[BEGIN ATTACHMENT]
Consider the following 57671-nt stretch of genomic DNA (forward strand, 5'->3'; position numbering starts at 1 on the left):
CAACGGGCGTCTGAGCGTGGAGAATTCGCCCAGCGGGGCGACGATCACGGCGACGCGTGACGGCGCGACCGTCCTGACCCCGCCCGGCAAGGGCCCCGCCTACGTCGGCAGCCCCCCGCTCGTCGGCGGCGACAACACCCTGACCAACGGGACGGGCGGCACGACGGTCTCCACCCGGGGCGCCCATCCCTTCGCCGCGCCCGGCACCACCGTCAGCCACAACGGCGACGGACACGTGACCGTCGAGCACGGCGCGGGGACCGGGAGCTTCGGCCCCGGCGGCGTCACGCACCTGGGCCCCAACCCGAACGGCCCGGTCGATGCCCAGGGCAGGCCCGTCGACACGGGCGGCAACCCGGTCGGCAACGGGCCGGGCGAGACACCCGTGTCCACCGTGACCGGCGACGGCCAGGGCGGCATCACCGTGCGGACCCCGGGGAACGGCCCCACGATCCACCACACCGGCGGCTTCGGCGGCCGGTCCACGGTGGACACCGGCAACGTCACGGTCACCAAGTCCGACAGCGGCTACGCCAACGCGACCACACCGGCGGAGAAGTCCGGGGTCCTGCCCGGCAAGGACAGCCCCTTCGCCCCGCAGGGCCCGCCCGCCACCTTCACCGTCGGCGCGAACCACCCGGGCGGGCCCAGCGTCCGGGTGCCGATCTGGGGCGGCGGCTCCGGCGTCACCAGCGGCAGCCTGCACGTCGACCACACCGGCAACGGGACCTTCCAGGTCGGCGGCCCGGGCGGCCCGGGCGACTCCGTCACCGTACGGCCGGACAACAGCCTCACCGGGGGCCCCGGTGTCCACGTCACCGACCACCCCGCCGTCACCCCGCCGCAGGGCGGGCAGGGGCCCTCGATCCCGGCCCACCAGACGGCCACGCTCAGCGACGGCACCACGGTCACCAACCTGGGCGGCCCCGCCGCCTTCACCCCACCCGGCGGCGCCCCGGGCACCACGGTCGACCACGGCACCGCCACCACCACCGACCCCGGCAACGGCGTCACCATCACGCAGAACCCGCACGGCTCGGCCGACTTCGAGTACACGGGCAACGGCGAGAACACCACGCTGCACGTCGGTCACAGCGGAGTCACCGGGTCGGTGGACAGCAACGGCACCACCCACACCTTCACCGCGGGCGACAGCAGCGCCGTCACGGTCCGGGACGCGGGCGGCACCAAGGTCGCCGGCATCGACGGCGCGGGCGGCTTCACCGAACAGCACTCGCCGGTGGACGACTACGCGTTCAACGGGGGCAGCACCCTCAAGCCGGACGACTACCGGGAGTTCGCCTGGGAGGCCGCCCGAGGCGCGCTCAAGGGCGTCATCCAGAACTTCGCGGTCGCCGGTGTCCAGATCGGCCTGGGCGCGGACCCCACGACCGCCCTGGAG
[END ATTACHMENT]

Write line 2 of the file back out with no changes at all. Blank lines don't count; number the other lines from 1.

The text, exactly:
CAACGGGCGTCTGAGCGTGGAGAATTCGCCCAGCGGGGCGACGATCACGGCGACGCGTGACGGCGCGACCGTCCTGACCCCGCCCGGCAAGGGCCCCGCCTACGTCGGCAGCCCCCCGCTCGTCGGCGGCGACAACACCCTGACCAACGGGACGGGCGGCACGACGGTCTCCACCCGGGGCGCCCATCCCTTCGCCGCGCCCGGCACCACCGTCAGCCACAACGGCGACGGACACGTGACCGTCGAGCACGGCGCGGGGACCGGGAGCTTCGGCCCCGGCGGCGTCACGCACCTGGGCCCCAACCCGAACGGCCCGGTCGATGCCCAGGGCAGGCCCGTCGACACGGGCGGCAACCCGGTCGGCAACGGGCCGGGCGAGACACCCGTGTCCACCGTGACCGGCGACGGCCAGGGCGGCATCACCGTGCGGACCCCGGGGAACGGCCCCACGATCCACCACACCGGCGGCTTCGGCGGCCGGTCCACGGTGGACACCGGCAACGTCACGGTCACCAAGTCCGACAGCGGCTACGCCAACGCGACCACACCGGCGGAGAAGTCCGGGGTCCTGCCCGGCAAGGACAGCCCCTTCGCCCCGCAGGGCCCGCCCGCCACCTTCACCGTCGGCGCGAACCACCCGGGCGGGCCCAGCGTCCGGGTGCCGATCTGGGGCGGCGGCTCCGGCGTCACCAGCGGCAGCCTGCACGTCGACCACACCGGCAACGGGACCTTCCAGGTCGGCGGCCCGGGCGGCCCGGGCGACTCCGTCACCGTACGGCCGGACAACAGCCTCACCGGGGGCCCCGGTGTCCACGTCACCGACCACCCCGCCGTCACCCCGCCGCAGGGCGGGCAGGGGCCCTCGATCCCGGCCCACCAGACGGCCACGCTCAGCGACGGCACCACGGTCACCAACCTGGGCGGCCCCGCCGCCTTCACCCCACCCGGCGGCGCCCCGGGCACCACGGTCGACCACGGCACCGCCACCACCACCGACCCCGGCAACGGCGTCACCATCACGCAGAACCCGCACGGCTCGGCCGACTTCGAGTACACGGGCAACGGCGAGAACACCACGCTGCACGTCGGTCACAGCGGAGTCACCGGGTCGGTGGACAGCAACGGCACCACCCACACCTTCACCGCGGGCGACAGCAGCGCCGTCACGGTCCGGGACGCGGGCGGCACCAAGGTCGCCGGCATCGACGGCGCGGGCGGCTTCACCGAACAGCACTCGCCGGTGGACGACTACGCGTTCAACGGGGGCAGCACCCTCAAGCCGGACGACTACCGGGAGTTCGCCTGGGAGGCCGCCCGAGGCGCGCTCAAGGGCGTCATCCAGAACTTCGCGGTCGCCGGTGTCCAGATCGGCCTGGGCGCGGACCCCACGACCGCCCTGGAG